RAID-5 for the large 4TB volume.
Install RHEL4 with kernel 2.6.9-34.0.2.ELsmp.  Everything works OK.
4.  After upgrade to any higher kernel, the kernel panics during boot, unable to
access /dev/md0 that holds the '/' file system.
  
Actual results:
Kernel 2.6.9.-42 and higher is unable to access /dev/md0 holding the '/' file
system.

Expected results:
kernel should boot normally as kernel 2.6.9-34.0.2 does.

Additional info:
I did not report the bug earlier, because I thought it was a temporary problem.
 However as it has persisted over three recent versions of kernel, I decided to
report it.
Comment 1 Frank Bures 2006-10-10 10:58:37 EDT
One more thing:  I am using the 3w-9xxx.ko module supplied by 3Ware.
I tried several versions of these modules including updates to the 3Ware
9500S-12 controller BIOS to no avail.
Comment 2 Jarod Wilson 2006-11-30 10:44:25 EST
It doesn't help solve the problem here, but out of curiosity, why do software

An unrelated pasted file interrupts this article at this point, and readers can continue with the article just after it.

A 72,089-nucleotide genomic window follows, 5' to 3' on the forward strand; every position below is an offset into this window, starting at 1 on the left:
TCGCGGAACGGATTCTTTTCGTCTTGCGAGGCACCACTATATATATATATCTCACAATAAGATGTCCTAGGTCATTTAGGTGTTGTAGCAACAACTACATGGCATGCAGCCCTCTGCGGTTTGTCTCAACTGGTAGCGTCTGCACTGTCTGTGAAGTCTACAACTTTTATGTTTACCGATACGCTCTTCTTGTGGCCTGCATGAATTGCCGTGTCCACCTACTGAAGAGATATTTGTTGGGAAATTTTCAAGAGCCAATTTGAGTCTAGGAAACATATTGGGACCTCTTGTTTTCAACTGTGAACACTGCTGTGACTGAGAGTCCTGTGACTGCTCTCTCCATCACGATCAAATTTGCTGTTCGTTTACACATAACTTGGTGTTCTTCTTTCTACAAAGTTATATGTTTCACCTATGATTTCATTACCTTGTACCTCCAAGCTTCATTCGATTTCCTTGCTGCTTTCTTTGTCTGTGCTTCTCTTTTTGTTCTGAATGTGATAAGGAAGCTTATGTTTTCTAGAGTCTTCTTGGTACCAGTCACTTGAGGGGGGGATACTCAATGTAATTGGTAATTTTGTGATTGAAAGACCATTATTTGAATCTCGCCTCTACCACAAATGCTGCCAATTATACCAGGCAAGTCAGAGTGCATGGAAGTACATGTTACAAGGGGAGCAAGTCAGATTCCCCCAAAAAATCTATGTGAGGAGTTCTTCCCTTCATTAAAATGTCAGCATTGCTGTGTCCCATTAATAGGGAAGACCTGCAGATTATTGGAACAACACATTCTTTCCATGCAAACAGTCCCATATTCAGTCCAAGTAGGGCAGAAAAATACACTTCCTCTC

RAID when you have a pretty decent hardware RAID controller?

As for trying to resolve the software raid problem, we need more details to have
a chance at diagnosing the problem. Can you attach a serial console to the
machine in question and capture all output as the system boots on one of the
kernels that panics?
Comment 3 Frank Bures 2006-11-30 10:56:48 EST
Two reasons for SW RAID:
1.
SW RAID is considerably faster
2.
I had troubles with RHEL4 recognizing almost 4TB HW RAID-5.  It was some time
ago so I do not remember all the gory details, but basically I was not able to
install RHEL4 on such volume.  Therefore I decided to use SW RAID.

I will post the console output as soon as I am able to obtain it.
Comment 4 Frank Bures 2006-11-30 13:55:15 EST
Created attachment 142504 [details]
Kernel panic screen right after the Red Hat nash starting
Comment 5 Frank Bures 2006-11-30 13:57:06 EST
I tried to log the console, but I could not.  Logging stops after the BIOS exits
and the boot process starts.  The last message on the console is "Red Hat nash